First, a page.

Feeling like my head was about to explode with the constant conflict, I disappeared from the college campus for the day. This caused a great drama as, in a previous course, I’d heard that another young man had disappeared and was later found drowned on a nearby beach. It was difficult for the police to determine if it was a suicide or accident. Had he been experiencing the same conflict? Did the leadership of the college know if this may have been the case?

Understandably, I was greeted on my return to the college with both anger and relief.

In the Principal’s office he kept probing. I was too ashamed to open up completely and had developed a way to never let the word homosexual come out of my mouth. I spiritualised everything. ‘I’m so weak in the flesh’. ‘Sin seems to take hold of me’. ‘The devil is trying to destroy the calling of God on my life’. Spiritual phrases fell from my lips so that terrible phrase never had to: ‘I’m a homosexual’.

The principal and I had a close relationship. Other students had noticed that I was his pet. It was time to come clean.

Looking down at the floor I muttered ‘I have a homosexual problem’. Much better to distance myself and say I have a homosexual ‘problem’ than I am one.

He listened as I relayed the battles of the last couple of years, thinking that it was all over, only to find it returning like a ravenous beast wanting to devour me. The holiness I craved was elusive like a mist.

“You’d be surprised how many people deal with this problem”, he said, once I had run out of steam. Then he repeated it again. I wondered. It was an eerie moment. I thought I knew what he was trying to say to me. No. That couldn’t be.

His words snapped me out of the moment. “These forces are demonic”, he said.

The doctrine that Christians could be possessed by evil spirits was taught and practiced in New Zealand Pentecostal and Charismatic churches but not in Australia. Frank Houston, Brian Houston’s (the founder of Hillsong Church) father, had spent a week at the college teaching us about it. Maybe God had brought me to New Zealand so that I could be delivered?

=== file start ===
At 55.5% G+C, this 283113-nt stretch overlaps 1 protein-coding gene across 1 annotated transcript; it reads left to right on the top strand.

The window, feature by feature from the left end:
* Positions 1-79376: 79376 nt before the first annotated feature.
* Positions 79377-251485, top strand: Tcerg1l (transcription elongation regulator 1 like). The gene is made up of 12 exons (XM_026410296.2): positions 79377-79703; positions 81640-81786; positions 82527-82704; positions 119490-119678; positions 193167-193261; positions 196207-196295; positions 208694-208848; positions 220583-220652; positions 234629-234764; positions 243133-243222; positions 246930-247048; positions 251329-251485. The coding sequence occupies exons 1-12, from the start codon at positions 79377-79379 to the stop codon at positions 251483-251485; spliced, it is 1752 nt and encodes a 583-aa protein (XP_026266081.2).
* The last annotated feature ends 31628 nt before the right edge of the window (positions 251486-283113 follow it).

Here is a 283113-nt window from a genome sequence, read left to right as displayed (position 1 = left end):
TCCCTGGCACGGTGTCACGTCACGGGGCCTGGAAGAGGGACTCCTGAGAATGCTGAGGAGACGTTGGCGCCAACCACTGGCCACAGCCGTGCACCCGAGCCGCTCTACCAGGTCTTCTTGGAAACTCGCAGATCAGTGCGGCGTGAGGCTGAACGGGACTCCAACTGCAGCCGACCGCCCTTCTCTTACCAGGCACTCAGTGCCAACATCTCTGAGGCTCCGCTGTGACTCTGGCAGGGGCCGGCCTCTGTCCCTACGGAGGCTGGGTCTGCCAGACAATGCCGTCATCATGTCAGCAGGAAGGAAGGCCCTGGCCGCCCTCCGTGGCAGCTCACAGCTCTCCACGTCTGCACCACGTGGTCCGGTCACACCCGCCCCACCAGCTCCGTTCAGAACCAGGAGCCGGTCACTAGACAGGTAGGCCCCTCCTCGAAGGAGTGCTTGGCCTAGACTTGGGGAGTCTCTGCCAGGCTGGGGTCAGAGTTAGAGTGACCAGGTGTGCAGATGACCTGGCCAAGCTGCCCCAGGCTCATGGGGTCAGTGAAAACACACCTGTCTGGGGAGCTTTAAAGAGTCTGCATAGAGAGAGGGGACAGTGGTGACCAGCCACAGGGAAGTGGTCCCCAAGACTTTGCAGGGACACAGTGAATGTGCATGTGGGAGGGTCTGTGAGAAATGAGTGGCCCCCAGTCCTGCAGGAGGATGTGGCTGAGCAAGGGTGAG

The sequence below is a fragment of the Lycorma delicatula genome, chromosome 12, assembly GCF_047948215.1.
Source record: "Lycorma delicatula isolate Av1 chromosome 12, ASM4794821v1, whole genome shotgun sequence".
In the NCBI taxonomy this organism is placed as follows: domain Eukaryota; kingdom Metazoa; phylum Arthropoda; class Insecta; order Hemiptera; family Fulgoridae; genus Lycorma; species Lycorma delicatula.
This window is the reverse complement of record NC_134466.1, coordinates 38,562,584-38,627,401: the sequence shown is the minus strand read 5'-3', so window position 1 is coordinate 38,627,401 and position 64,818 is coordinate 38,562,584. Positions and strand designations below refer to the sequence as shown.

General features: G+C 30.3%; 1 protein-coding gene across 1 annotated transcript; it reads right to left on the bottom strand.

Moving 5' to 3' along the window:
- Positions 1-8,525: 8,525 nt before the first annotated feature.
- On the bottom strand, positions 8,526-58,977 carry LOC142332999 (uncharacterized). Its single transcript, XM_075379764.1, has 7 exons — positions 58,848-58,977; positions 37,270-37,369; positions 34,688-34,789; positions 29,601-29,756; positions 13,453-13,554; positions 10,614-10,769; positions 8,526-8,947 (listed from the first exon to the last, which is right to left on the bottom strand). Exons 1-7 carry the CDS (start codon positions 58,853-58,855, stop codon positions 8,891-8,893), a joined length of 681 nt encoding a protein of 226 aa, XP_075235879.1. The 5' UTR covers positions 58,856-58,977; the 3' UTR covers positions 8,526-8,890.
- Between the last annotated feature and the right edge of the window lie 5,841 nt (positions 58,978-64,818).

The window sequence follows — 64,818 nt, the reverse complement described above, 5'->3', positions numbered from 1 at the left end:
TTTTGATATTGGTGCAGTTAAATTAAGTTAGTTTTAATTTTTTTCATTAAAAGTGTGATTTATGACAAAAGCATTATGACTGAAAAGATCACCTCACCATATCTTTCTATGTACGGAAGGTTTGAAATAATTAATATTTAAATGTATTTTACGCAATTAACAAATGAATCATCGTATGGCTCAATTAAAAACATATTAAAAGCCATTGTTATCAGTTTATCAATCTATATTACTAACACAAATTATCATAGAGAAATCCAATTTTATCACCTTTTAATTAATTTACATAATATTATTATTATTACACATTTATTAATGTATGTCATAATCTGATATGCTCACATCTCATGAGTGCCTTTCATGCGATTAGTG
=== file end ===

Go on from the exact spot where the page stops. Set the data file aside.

The Principal continued. “You will have to have deliverance before you can be free. I will call Pastor Neville Johnson in Auckland and arrange for him to see you”.

“Can’t you pray for me?”, I implored, wanting as few people as possible to know about my humiliating secret.

The Principal insisted this was not something he felt he could handle and there was no one in the country better equipped than Pastor Johnson.

Pastor Johnson led the growing Queen Street Assemblies of God Church and was highly respected. He was considered a prophet who could see visions and, most importantly for me, regularly cast demons out of people.[3]

For the next three weekends, after the evening service in Auckland, Pastor Johnson, his assistant Pastor Lloyd and myself walked up the stairs to the large empty hall above the church and they commanded demons of every type and name imaginable to leave me.

Finally it was over. I’d become a Christian, been baptised in the Holy Spirit and was now exorcised. Surely there was nothing else to hold me back.

After college, hitch hiking south to say goodbye to a friend before heading home to Australia, I found my homosexuality was only one temptation away.

Now the verses I had read repeatedly in the Gospels were becoming a terrifying reality.

‘When an unclean spirit has gone out of a man, he passes through waterless places, seeking rest, and doesn’t find it. Then he says, “I will return into my house from which I came out,” and when he has come back, he finds it empty, swept, and put in order. Then he goes and takes with himself seven other spirits more evil than he is, and they enter in and dwell there. The last state of that man becomes worse than the first’.[4]

I had to do something to ensure this tragic fate was not mine.

Returning to Australia, I was determined to put an end to this thing once and for all. I couldn’t understand why, when I hated my homosexuality so much and desired to live a righteous Christian life to please God, He was not taking this thing from me. God knows I had prayed enough about it. Several times a day in fact. It was constantly on my mind. Maybe it was me. Weak in the flesh; not enough faith; loving my sin too much; were all options I had heard preached about. The problem had to be with me, not God.

Since becoming a Christian I’d been a faithful Bible reader and would read through, cover to cover from Genesis to Revelation, at least once a year. As well as this I did additional reading of the New Testament and attended regular group Bible studies; up to three a week. To the ‘born again’ Christian, the Bible is like food that should be consumed every day. If God’s Word was food then I was bloated.